Detroit, MI – It’s been a while since I last attended the annual North American International Auto Show media preview so the invite to the 2017 edition was a treat.

The crowded media feeding frenzies were just the same as ever but the new vehicle intro events, however, tend to be tamer affairs these days. The emphasis is largely on corporate business not show business, which, of course, is sensible … yet, I do miss that old razzle dazzle!

Not here in person, but the Donald Trump-effect was evident, following the president-elect’s unpleasant utterings about manufacturers who shift production outside of the USA. Almost every auto industry spokesperson talked about American vehicle production numbers, American production content, American employment numbers or planned future growth in America, etc. Oddly enough, Chrysler (aka FCA) did not host an auto show press conference this year, in its home city!

The Ford media presentation was another low-key affair, with top executives mainly talking about future mobility, sustainability and autonomous driving. An updated F150 (all-new 3 years ago) was paraded but the big news for Ford fans is that Ranger, a midsize pickup truck, is back in 2019 and an all-new Bronco will follow in 2020. Both will be produced in a Ford assembly plant in Michigan, USA.

My favourite auto industry speaker was Carlos Ghosn, Chairman and CEO, Nissan Motor Co. Ltd.. During his articulate and insightful keynote address he clarified the difference between an autonomous vehicle and a driverless vehicle. He expects there will be various levels of autonomy offered by auto makers, including Nissan in 2021. A driver will be able to choose when he/she wants it to operate this vehicle in an autonomous mode. The Ghosn definition of a driverless vehicle, on the other hand, is one that has no steering wheel or driver controls. Basically, it’s a robotic transportation appliance on wheels.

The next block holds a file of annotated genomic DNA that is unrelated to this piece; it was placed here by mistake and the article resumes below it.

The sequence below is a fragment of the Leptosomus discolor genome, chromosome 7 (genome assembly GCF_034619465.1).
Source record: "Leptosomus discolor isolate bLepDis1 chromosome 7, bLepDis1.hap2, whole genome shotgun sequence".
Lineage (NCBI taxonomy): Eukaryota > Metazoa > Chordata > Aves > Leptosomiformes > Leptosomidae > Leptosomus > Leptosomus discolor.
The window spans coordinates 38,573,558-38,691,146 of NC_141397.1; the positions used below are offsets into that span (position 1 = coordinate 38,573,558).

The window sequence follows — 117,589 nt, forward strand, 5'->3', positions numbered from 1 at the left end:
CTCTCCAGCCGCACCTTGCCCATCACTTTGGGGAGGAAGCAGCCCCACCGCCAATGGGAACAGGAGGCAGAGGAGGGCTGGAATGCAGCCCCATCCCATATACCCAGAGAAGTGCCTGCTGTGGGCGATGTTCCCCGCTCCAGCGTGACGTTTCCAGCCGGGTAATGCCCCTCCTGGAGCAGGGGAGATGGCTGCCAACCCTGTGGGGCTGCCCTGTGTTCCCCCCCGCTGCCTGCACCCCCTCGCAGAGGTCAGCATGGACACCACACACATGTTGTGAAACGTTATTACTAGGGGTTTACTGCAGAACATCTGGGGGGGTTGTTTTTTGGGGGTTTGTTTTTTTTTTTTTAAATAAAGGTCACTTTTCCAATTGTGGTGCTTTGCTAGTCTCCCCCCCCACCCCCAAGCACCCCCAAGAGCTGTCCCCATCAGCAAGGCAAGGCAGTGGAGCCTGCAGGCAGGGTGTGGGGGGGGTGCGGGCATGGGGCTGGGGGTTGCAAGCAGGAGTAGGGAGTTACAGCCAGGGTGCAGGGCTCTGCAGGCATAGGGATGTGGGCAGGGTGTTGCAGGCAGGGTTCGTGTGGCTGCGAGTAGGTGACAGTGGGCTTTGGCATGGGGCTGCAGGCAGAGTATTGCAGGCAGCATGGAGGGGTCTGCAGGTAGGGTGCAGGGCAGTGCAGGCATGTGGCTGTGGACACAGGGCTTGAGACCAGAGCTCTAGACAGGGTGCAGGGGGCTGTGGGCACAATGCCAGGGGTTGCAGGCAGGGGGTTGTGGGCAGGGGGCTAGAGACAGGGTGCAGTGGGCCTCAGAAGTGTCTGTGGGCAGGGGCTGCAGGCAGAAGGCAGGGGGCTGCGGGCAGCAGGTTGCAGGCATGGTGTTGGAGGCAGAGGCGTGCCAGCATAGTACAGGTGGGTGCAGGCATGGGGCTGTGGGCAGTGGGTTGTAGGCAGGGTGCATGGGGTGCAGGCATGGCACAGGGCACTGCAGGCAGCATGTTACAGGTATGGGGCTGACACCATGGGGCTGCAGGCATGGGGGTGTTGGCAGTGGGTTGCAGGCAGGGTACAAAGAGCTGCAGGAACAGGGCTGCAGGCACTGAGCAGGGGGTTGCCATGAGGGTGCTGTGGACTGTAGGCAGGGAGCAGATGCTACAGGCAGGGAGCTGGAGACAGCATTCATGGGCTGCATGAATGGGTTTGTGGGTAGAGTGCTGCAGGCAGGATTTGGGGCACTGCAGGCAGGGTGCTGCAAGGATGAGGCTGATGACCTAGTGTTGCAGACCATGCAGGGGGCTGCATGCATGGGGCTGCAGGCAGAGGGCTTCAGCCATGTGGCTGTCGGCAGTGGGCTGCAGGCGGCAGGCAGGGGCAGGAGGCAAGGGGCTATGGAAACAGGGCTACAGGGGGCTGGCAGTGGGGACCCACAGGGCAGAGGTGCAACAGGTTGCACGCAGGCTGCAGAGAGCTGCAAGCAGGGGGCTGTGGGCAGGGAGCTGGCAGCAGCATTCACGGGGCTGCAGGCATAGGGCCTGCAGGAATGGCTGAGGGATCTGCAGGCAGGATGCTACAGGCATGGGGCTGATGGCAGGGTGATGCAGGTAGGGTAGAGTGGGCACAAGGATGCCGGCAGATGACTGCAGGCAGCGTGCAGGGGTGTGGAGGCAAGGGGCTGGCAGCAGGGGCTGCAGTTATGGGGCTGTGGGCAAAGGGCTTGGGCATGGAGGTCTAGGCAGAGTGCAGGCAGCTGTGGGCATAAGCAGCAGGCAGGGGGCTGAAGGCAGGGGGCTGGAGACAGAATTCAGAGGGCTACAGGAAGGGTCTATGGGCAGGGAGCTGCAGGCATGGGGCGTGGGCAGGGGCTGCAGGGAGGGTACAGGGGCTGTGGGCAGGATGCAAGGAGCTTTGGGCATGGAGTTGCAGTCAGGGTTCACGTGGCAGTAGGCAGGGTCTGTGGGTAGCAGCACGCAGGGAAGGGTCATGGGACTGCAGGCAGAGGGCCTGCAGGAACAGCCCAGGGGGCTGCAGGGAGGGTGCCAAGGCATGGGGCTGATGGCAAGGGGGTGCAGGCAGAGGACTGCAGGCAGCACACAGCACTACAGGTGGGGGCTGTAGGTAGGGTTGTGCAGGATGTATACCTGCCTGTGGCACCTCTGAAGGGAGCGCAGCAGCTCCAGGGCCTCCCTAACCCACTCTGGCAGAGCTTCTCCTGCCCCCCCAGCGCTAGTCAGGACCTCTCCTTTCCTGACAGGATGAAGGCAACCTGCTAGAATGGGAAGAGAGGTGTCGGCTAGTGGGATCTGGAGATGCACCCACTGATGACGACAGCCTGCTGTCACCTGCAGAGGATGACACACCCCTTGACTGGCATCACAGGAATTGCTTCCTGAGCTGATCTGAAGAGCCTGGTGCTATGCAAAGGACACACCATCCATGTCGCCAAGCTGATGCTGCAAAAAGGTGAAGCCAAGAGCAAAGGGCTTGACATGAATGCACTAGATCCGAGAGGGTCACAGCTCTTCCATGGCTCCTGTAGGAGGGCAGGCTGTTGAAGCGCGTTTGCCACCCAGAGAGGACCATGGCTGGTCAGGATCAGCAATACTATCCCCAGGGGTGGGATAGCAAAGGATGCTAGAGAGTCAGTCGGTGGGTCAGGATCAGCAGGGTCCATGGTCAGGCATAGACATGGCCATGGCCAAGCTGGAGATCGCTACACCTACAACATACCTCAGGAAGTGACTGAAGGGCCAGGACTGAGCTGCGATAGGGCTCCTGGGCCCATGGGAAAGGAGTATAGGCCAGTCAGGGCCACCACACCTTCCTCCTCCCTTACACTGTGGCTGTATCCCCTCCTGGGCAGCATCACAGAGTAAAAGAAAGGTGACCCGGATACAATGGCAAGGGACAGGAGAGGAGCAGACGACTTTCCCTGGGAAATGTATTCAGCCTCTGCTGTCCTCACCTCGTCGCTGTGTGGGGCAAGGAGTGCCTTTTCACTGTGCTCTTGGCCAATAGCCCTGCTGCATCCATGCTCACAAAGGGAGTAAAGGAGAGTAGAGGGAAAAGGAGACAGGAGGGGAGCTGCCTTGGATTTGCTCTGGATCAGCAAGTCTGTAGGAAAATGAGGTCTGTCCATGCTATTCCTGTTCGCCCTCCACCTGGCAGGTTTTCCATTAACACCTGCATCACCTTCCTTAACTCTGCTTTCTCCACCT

Volvo introduced us to the Hains family from Gothenburg. They are the first of 100 families who agreed to take an autonomous Volvo XC90 SUV and be part of Volvo’s long-term Drive Me research program. It will be the world’s largest autonomous driving test on real roads and with real people, according to Volvo. Volvo is also working with Uber on an autonomous ride-hailing program.

Volkswagen really set the room abuzz was the I.D. Buzz. Another microbus concept from VW and this one is autonomous and full-electric.

Bucking the driver-less trend of this year’s show, Kia introduced Stinger, a stylish driver-focused rear-drive (or all-wheel-drive) sports sedan. Its 3.3-litre V6 engine can produce 365 horsepower and get Stinger to 100 km/hour in less than 6 seconds.

The Four Rings rang with the world premiere of the company’s latest utility vehicle addition: the 2018 Audi SQ5.

Boasting new suspension and a powerful update to the power train – a 3.0L V6 that claims to blast the compact crossover from zero to 100 in 5.1 seconds with its 354 horses (and 369 lb.-ft. of torque) – marshalled by an eight-speed automatic transmission.

Audi also showed the Q8 Concept vehicle, billed as the “first full-size SUV in coupe design”, is the basis of what will become, they say, a production vehicle that will be launched for real in 2018 as a powerful (and of course luxurious) hybrid that are already looking forward to here at Driveway.

Mercedes Benz kicked off with a musical quartet that culminated in the German manufacturer’s personable chairman Dieter Zetsche taking the stage. The 2018 GLA compact SUV gets a new face for the new year, and redesigned bumpers. The E-class Coupe made its world debut, adding to an already comprehensive array of recent new models from Benz.

bob [dot] mchugh [at] drivewaybc [dot] ca

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